You may also miss time from work because of your whiplash pain and medical appointments. Keep track of all the days and hours of work you miss, and get documentation from your employer of your normal income and the amount of income you lost.

Other costs may include transportation to doctor visits, help with household services you can't do because of your injury, or cancellation fees for missed trips or events. Keep receipts for these out-of-pocket expenses.

Organize all your records and keep them in a folder or digital file so you have them readily available when it's time to submit your whiplash claim. The more documentation you have of your financial losses, the better. Your attorney can use this information to fight for a higher settlement.

Be Careful When Talking to the Other Driver's Insurance Company

After a car accident, you can expect to hear from the other driver's insurance company pretty quickly. They may call you within hours or days of the crash. Let your lawyer protect your rights and field these conversations.

The insurance adjuster may seem friendly and concerned about your well-being at first. But their ultimate goal is to pay as little money as possible on your whiplash claim. And they know that getting you to make certain statements on record can give them ammunition to minimize or deny your payout.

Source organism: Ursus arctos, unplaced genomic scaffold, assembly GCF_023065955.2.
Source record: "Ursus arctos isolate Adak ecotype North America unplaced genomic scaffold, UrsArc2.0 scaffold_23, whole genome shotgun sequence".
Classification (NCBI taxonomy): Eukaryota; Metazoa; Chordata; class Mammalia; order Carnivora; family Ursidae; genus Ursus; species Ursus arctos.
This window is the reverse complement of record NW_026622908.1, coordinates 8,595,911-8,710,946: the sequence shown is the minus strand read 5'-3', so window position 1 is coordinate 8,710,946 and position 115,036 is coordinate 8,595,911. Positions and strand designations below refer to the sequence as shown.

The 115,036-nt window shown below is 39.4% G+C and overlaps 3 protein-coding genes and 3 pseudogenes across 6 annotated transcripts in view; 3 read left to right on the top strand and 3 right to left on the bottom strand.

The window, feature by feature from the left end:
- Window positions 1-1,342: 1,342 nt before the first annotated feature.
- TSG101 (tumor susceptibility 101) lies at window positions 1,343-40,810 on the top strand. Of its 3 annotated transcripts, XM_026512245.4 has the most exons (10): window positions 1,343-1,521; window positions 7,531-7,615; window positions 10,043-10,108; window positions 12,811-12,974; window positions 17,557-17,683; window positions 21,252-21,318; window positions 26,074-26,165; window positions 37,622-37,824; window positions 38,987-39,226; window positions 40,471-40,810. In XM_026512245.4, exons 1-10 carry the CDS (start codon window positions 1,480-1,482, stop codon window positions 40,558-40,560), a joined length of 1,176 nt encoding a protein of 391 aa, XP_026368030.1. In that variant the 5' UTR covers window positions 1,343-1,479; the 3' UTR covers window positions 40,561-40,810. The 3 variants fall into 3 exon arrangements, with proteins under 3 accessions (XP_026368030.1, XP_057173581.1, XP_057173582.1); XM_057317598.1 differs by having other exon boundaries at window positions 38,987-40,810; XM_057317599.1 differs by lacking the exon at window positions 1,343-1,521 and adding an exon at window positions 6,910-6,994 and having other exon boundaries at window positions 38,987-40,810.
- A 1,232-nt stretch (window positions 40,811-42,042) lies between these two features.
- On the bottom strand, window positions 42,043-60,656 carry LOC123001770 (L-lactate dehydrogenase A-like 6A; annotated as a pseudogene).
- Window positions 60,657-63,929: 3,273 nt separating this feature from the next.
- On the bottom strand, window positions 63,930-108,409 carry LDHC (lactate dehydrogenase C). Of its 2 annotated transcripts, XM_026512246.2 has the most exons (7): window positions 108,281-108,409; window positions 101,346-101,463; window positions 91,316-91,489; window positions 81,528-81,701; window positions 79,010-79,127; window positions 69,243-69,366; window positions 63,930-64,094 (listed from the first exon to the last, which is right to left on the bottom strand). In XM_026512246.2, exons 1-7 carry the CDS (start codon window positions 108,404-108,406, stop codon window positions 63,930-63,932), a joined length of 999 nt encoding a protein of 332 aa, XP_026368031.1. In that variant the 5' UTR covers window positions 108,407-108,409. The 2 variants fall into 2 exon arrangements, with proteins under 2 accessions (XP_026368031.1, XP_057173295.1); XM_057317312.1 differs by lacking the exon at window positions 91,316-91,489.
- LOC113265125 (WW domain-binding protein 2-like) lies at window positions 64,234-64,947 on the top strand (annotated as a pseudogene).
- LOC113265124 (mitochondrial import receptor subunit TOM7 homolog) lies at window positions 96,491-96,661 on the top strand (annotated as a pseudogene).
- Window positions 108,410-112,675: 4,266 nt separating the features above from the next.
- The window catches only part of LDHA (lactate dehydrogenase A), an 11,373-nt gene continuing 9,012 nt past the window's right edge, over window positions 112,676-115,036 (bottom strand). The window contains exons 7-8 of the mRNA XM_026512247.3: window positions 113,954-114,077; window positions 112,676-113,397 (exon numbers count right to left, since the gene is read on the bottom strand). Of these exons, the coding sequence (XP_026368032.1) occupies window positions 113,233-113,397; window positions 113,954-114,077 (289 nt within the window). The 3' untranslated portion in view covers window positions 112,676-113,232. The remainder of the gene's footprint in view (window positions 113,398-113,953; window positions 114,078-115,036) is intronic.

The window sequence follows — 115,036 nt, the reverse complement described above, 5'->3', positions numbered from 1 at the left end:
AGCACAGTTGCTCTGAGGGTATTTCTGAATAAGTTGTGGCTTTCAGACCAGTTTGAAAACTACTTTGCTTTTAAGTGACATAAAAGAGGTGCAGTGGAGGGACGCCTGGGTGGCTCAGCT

The adjuster will likely ask you to give a recorded statement describing what happened in the accident and your injuries. They may try to get you to say something that makes it sound like the crash wasn't all their insured's fault or that your whiplash isn't that bad.

It's best to politely decline to give a recorded statement. You're not legally required to do so. Instead, give them your lawyer's contact information and tell them that further communication should go through your attorney.

If you don't have a lawyer yet, stick to only the basic facts in any conversation with the other driver's insurance company. Don't give opinions, guess, or elaborate. Don't say "I'm sorry" or anything they might interpret as admitting fault.

And don't discuss your whiplash symptoms or medical treatment in detail. Just say that you're getting treatment for your injuries and leave it at that. Let your lawyer handle the negotiations over your medical records and damages later on.

Anything you say to an insurance adjuster can be used against you. So the less you say, the better. Leave the talking to an experienced car accident attorney who knows how to deal with insurance companies and protect your rights.

Don't Jump at the First Whiplash Settlement Offer

When you file a whiplash injury claim with the other driver's insurance company, they'll eventually make a settlement offer. This initial offer may come quickly before you even complete medical treatment. As tempting as it may be to accept fast cash, be very wary of any first offers.

Insurance companies know that many car accident victims are stressed about medical bills piling up and missing work. They may dangle a speedy settlement check in the hopes that you'll bite and sign away your rights before you know the full extent of your losses.

In reality, first settlement offers for whiplash claims are almost always lowballs. They typically won't include enough money to cover all your medical expenses to date, let alone any future treatment you may need if your neck pain lingers. There likely won't be anything for lost income or pain and suffering damages either.